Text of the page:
As is with the Royal families all over the world, the Johor royal family has its fair share of royal residences,. In Johor, listed are six royal residences : three in the state capital Johor Bahru, one in the Royal township of Muar (up in the northwestern part of Johor), one in Kluang located about mid-state of Johor, and the last being in Segamat in the north eastern part of Johor.
In the state capital of Johor Bahru, the three royal palaces (or Istana as they are known in Malay) are The Istana Besar, The Istana Bukit Serene and the Istana Pasir Pelangi.
The Istana Besar, located near downtown JB, is as majestic a palace can ever be. Facing the Straits of Tebrau, it was commissioned in 1864 by the Father of Modern Johor, Sultan Abu Bakar (1862-1895), it was designated as the royal residence by His Majesty once it was completed in 1866.
It was designated as a royal museum during the reign of His Majesty Sultan Iskandar ibni Al Marhum Sultan Ismail (1981-2010) but had been ordered closed to the public by the reigning monarch, His Majesty Sultan Ibrahim ibni Al Marhum Sultan Iskandar for restoration works.
Despite it being closed to the public, it is still used for official functions, one of which is the awards ceremony ie awards, titles and medals, to coincide with the birthday celebrations of the reigning monarch.
The Istana Pasir Pelangi is located in Pasir Pelangi, hence the name. It was the residence of the then Tunku Mahkota (or Crown Prince), Tunku Ibrahim, and upon his ascendancy to the throne of Johor, the now His Majesty Sultan Ibrahim ibni Al Marhum Sultan Iskandar retained his main residence at the Istana Pasir Pelangi, in addition to the royal office at the Istana Bukit Serene.
The Istana Bukit Serene was commissioned in 1933 and was completed in 1939. The palace was initially owned by the state government of Johor but was later presented to His Majesty Sultan Sir Ibrahim Sultan Abu Bakar (1895-1959) as a gift to commemorate the 40th year of his reign as the Sultan of Johor.
Istana Bukit Serene is located opposite Danga Bay and was designated as the royal residence during the reign of His Majesty Al Marhum Sultan Iskandar after proclaiming the Istana Besar as a royal museum.
However, upon His Majesty Sultan Ibrahim’s ascendancy to the throne of Johor, not only was the Istana Besar closed to the public for restoration works, but the Istana Bukit Serene also underwent upgrading works.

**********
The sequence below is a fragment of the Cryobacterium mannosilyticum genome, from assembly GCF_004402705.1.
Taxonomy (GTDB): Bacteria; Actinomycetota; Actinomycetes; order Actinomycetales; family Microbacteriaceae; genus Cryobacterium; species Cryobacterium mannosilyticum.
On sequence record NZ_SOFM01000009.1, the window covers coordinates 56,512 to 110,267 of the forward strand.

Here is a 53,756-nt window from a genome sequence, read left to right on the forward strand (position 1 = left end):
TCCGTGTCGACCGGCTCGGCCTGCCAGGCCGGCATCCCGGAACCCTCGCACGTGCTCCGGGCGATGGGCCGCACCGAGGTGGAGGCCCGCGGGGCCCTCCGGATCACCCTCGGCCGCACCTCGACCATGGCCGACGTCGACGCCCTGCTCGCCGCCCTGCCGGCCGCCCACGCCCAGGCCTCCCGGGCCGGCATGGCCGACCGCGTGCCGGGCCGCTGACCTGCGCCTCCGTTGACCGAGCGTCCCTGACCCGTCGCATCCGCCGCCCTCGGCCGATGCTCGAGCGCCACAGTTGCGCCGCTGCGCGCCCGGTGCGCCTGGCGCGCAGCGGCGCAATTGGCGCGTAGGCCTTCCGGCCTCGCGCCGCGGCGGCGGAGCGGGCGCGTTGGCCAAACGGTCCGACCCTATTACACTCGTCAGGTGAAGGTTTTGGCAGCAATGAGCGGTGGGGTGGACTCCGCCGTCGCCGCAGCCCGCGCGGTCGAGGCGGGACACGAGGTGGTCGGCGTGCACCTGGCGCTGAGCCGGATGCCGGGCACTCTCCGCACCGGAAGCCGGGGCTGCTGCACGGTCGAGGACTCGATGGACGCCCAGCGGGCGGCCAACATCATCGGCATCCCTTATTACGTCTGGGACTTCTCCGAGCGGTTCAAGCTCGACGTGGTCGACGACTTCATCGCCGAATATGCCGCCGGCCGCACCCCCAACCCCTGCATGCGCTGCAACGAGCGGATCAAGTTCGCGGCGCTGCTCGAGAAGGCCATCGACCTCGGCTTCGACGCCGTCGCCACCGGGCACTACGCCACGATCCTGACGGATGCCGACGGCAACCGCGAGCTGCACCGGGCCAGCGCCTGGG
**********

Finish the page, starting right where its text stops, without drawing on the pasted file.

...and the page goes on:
Today, being one of the important landmarks of the state capital Johor Bahru, it has proven to be a must-stop, not only for visitors to the state capital but also to residents of the state capital itself.
The entrance to the palace and its surroundings has undergone significant changes that it is barely recognizable to what it was a few years ago. Renamed as Laman Mahkota Istana Bukit Serene, the changes has added to its significance as a royal residence and makes sure that there is no mistaking it for what it is.
Being a JB boy myself, growing up in JB, witnessing the transformation and the highlighting of an important landmark such as the Istana Bukit Serene, alongside The Istana Besar, Bangunan Sultan Ibrahim, Hospital Sultanah Aminah et al, it amplifies the fact that JB has history.
Amongst the upgrades that we noticed are :-
- the driveway leading to the gates of Istana Bukit Serene are now paved with tiles, with beds of flowers and lamp posts lining the driveway. In the light of day, it looks regal in line with its status as a royal residence and at night, with the lighting in place, you just can’t help but notice it.
- The presence of members of the Johor Military Force (JMF) manning the guard posts at the main gates, looking resplendent in their uniforms. The JMF was formed by His Majesty Sultan Abu Bakar in 1886 and is the oldest military unit in Malaysia.
- The royal insignia above the main entrance.
- A replica of the Crown of Johor atop the approach, held in place by arches.
- Two courtyards, the nearest to the palace gates replete with fountains.
- The other features the crescent and five-pointed star, with four replicas of the Istana Bukit Serene watch towers marking its perimeters, and
- a parking lot for both cars and buses meant for tourists and visitors.
Naturally, we are not allowed to enter the grounds of the palace itself. Otherwise, that would make our visit very memorable, never you mind the day, would it not? To be able to view the beautifully and well-maintained palace grounds, as well as the royal automobile collection including several rare antiques, amongst others, stories of which having being passed by word-of-mouth since I was a little child.
But then again, to be allowed past the main entrance gates, it would take a very important occasion and a very official invitation card to let you through, never mind having your name listed on the very important guest list.
Would love to get one. Wouldn’t you?